Kansas – Protection from Abuse Order
Information / How to get a Protection from Abuse Order / FAQS
This is the most commonly requested order. It is a civil order from the court telling the family or household member who threatened or assaulted you not to harm you again. Before you can get a Protection from Abuse Order you (known as Plaintiff) and the person you want restrained (known as Defendant) must be intimate partners or household members. This means you and the person you want restrained must meet one of the following requirements:
- You are in a dating relationship (a social relationship of a romantic nature)
- You have been in a dating relationship in the past;
- You are living together;
- You have lived together in the past; or
- You have had a child together.
A parent or an adult living with a child under 18 can file on behalf of the child.
Abuse must have occurred. This means the person you want restrained has done one of the following:
- The person physically hurt you or a minor child on purpose.
- The person tried to physically hurt you or a minor child.
- The person threatened to physically hurt you or a minor child.
- The person engaged in sexual conduct (touching or sexual intercourse) with a minor child less than 16 years of age.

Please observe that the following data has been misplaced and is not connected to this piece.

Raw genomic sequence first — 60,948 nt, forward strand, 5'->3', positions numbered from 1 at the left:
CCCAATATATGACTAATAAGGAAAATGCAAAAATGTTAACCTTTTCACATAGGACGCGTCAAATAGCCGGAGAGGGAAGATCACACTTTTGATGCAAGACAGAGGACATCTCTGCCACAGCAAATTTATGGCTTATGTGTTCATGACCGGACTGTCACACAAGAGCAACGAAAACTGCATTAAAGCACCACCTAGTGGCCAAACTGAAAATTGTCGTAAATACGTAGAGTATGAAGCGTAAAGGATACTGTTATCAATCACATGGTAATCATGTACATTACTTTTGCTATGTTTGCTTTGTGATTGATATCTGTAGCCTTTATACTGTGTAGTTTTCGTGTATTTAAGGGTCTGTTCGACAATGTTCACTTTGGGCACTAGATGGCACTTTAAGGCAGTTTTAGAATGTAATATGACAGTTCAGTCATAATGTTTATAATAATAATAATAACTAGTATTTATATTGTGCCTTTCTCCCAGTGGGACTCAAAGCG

Protection from Stalking
This is a civil order from the court telling the person who is stalking you to stop.
Protection from Stalking Orders must be filed in the county in which the stalking occurred. You may seek a Protection from Stalking Order for yourself, for your minor child, or a minor child who lives with you.
Before you can get a Protection from Stalking Order, stalking must have occurred.
Stalking is an intentional harassment of another person that places the other person in reasonable fear for that person’s safety.
Harassment means a knowing and intentional course of conduct directed at a specific person that seriously alarms, annoys, torments, or terrorizes that person and that serves no legitimate purpose.
Course of conduct means conduct consisting of two or more separate acts over a period of time, however short, that show a continuity of purpose, which would cause a reasonable person to suffer substantial emotional distress.
How to Obtain a Protection Order
The following is a description of the typical procedure for obtaining a protection order. It may be different in your county. This may help you understand why you are required to fill out certain forms, and provide information to the judge. Before seeking a protection order, you may wish to contact a lawyer or advocate about your situation.
Assistance can be found at: http://www.kcsdv.org/ksresources.html